The Labor Department released the latest monthly figures which show an unemployment rate of 7.8%. As expected, Barack Obama and his team are spinning in full force that this is a sign of economic "recovery." But to a number of people, including former General Electric CEO Jack Welch, something is a little "strange."
First the Obama sound bite: The unemployment rate dropped from 8.1% to 7.8%. One can explain the decrease in any number of ways, but what's puzzling is just how the labor data seem conflicting in some parts and just plain wrong in others.
Here's a report from Fox News:
President Obama's team touted the numbers as a sign the economy is improving. Mitt Romney, along with several economists, expressed deep skepticism about the report.
The data even elicited a conspiracy theory from former General Electric CEO Jack Welch, who tweeted: "Unbelievable jobs numbers..these Chicago guys will do anything..can't debate so change numbers."
The Labor Department reported that the rate dipped in September from 8.1 percent to 7.8 percent. It was a glimmer of good news for Obama, who's trying to recover from a disappointing debate performance and whose central argument is that the economy is moving in the right direction.
In a speech this morning, Obama said, "It's a reminder that this country has come too far to turn back now." Come too far? Is he serious? This is the worst recovery ever.
But skeptics pointed out that not only is 7.8 percent unemployment hardly a "real recovery," but the report reflected an uptick in part-time jobs and the number of self-employed. Further, they stressed that there appeared to be a huge disconnect between the modest number of new jobs reported and the significant decrease in the unemployment rate.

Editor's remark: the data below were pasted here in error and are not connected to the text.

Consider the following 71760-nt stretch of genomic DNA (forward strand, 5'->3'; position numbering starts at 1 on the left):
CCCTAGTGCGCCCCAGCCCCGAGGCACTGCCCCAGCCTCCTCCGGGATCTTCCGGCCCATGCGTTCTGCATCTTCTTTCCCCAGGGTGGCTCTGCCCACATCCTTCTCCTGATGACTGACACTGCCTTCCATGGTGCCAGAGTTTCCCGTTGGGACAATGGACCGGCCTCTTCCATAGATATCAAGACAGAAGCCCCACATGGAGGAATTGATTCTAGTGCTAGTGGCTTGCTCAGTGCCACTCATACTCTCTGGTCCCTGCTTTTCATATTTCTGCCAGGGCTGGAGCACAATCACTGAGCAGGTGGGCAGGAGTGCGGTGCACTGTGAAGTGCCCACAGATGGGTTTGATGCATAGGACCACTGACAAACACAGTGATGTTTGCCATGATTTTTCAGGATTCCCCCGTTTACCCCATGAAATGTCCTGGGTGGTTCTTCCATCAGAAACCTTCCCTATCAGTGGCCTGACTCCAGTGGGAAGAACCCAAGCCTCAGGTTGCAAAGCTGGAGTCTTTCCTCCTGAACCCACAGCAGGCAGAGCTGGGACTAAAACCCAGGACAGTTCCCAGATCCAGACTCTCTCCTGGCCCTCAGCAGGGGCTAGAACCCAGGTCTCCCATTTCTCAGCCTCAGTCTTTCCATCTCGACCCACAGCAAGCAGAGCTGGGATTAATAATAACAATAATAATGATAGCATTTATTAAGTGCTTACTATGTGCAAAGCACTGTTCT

The Labor Department, based on a broad survey of employers, said 114,000 jobs were added in September. But the unemployment rate itself is based on a separate "household survey," which showed a whopping 873,000 new jobs in September.
"This must be an anomaly," former Congressional Budget Office director Doug Holtz-Eakin said in a snap analysis of the numbers. "It is out of line with any of the other data.."
Holtz-Eakin noted the household survey is smaller, suggesting it is not as reliable. He called estimate of 873,000 new jobs "implausible." He said the report was otherwise "solid," but reflected "the economy is merely moving sideways."
Mitt Romney pointed out the obvious which will probably be glossed over by the media: "This is not what a real recovery looks like. We created fewer jobs in September than in August, and fewer jobs in August than in July."
So is Jack Welch right? Are these Chicago-style Labor numbers?